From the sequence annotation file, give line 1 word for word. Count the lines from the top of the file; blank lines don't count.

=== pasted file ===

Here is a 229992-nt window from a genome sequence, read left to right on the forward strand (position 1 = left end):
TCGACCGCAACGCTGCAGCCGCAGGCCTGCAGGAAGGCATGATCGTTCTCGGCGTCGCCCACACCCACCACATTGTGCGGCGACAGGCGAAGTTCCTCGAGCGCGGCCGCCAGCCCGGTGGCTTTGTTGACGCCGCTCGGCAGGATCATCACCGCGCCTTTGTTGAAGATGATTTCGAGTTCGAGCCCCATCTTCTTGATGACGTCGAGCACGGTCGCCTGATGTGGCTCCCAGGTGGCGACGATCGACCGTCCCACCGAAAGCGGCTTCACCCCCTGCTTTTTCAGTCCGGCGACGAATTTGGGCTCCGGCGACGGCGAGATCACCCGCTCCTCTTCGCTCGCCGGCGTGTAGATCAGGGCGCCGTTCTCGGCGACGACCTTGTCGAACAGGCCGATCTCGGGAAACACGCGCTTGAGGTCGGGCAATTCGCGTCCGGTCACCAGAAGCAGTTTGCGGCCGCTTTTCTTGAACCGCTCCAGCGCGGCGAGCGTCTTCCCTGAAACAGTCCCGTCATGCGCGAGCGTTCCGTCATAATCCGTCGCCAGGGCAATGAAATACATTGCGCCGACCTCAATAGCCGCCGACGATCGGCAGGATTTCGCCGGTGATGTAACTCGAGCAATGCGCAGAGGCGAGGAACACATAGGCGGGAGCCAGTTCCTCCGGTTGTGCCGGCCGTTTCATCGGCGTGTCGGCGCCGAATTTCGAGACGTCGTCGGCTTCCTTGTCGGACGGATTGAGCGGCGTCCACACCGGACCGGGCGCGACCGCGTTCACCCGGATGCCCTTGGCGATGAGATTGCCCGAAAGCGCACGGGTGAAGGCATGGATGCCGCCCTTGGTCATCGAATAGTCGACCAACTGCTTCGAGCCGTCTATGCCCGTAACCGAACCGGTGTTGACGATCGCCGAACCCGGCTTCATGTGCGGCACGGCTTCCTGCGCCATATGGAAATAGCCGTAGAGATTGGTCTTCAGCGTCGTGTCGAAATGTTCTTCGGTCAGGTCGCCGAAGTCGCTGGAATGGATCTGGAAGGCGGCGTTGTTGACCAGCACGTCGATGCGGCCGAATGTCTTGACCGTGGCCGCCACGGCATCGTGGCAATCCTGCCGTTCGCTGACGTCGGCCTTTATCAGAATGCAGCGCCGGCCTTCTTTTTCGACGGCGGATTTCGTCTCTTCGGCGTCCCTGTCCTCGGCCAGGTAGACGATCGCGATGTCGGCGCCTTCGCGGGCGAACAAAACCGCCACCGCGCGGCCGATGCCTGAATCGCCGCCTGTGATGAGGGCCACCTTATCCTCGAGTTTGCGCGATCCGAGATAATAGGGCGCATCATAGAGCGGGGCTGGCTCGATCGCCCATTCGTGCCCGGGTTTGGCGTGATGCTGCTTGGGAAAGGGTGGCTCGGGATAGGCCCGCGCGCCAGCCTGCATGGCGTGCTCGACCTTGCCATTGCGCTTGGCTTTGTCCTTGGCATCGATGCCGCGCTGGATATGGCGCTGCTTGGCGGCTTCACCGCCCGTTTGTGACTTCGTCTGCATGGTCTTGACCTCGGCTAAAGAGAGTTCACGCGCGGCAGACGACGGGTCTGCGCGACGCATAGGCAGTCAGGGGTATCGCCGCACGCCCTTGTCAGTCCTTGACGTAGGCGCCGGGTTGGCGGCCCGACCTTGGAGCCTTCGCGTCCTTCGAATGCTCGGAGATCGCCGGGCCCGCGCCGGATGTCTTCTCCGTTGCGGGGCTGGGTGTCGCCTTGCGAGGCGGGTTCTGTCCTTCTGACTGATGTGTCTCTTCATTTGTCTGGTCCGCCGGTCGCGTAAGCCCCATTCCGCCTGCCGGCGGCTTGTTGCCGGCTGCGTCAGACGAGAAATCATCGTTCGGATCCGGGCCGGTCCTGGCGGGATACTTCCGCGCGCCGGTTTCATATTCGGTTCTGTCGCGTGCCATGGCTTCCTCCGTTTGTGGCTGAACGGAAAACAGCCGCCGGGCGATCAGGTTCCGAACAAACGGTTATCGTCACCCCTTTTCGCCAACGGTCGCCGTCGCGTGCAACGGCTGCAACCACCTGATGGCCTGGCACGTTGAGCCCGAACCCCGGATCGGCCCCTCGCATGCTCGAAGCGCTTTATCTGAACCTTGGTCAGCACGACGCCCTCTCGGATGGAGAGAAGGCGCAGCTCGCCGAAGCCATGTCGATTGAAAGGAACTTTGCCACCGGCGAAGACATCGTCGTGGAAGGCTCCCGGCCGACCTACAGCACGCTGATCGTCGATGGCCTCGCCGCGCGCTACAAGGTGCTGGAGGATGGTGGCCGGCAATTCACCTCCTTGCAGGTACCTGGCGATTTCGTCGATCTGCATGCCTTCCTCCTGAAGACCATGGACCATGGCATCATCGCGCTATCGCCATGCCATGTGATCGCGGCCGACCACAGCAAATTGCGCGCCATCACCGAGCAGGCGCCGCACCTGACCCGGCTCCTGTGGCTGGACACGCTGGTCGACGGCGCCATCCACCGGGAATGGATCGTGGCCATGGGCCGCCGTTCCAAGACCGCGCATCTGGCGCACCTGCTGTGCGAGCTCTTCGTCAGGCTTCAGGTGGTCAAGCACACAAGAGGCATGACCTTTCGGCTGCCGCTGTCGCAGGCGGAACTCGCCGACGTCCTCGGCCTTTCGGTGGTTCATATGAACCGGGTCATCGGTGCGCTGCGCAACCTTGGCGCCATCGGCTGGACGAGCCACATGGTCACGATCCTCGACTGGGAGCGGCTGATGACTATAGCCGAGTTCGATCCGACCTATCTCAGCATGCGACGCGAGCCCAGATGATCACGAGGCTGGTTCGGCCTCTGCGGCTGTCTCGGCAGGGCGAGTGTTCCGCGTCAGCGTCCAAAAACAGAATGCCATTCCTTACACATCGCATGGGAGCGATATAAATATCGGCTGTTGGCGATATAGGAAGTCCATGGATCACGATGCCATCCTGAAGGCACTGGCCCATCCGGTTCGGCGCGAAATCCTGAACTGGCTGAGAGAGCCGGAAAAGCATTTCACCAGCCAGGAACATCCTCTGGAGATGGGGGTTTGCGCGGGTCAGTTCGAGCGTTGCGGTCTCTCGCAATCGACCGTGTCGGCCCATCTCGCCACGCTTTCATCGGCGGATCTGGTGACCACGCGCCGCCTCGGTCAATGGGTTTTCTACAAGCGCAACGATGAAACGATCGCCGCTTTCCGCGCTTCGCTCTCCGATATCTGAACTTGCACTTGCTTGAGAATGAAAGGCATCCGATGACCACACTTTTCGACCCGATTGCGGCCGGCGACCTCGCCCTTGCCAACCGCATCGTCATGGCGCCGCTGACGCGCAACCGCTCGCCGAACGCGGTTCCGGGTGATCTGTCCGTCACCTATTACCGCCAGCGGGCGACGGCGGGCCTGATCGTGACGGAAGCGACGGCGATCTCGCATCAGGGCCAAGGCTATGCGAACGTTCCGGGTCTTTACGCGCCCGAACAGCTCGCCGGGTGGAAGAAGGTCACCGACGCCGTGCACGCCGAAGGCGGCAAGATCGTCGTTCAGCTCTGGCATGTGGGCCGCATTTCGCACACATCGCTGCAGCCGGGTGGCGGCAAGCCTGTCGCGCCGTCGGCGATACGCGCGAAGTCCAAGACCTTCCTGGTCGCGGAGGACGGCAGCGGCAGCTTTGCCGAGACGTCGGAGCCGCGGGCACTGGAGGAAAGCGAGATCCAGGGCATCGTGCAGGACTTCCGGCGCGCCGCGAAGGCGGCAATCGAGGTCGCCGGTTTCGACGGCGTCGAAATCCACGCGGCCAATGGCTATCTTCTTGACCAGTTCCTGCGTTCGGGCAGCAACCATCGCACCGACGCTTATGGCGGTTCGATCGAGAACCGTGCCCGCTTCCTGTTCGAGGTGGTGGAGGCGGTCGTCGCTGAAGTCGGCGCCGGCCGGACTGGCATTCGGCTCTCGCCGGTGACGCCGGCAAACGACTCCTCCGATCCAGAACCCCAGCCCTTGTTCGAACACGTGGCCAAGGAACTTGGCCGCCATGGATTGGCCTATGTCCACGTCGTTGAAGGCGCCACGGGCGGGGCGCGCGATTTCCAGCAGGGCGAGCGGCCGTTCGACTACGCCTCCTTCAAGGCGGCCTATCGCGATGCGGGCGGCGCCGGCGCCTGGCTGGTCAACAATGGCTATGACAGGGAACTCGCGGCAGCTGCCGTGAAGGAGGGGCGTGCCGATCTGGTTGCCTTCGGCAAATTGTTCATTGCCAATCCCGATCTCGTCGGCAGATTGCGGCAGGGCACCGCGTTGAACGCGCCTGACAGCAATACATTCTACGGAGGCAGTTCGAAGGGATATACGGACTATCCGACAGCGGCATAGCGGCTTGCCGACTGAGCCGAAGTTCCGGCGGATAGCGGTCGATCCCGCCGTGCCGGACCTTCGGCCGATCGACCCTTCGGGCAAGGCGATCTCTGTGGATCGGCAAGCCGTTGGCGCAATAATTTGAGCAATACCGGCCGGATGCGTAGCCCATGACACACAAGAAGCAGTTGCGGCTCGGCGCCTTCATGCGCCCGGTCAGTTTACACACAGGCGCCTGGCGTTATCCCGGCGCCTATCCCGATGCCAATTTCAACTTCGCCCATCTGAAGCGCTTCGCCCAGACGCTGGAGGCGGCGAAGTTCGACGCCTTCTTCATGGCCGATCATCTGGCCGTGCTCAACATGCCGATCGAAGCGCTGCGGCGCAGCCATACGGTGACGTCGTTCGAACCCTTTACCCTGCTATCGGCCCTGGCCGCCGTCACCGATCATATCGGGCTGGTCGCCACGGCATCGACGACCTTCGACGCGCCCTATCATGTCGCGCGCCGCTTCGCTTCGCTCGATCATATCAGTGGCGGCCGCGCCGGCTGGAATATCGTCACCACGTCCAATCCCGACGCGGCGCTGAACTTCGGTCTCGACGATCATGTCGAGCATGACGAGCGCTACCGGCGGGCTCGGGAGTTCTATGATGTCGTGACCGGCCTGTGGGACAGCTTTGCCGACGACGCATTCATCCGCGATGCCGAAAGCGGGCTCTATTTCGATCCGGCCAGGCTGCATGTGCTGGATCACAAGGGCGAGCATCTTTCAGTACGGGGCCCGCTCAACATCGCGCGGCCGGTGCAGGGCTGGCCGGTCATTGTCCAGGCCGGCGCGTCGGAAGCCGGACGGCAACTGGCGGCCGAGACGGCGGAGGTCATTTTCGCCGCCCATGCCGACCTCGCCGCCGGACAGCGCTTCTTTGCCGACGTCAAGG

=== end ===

Here is a 229992-nt window from a genome sequence, read left to right on the forward strand (position 1 = left end):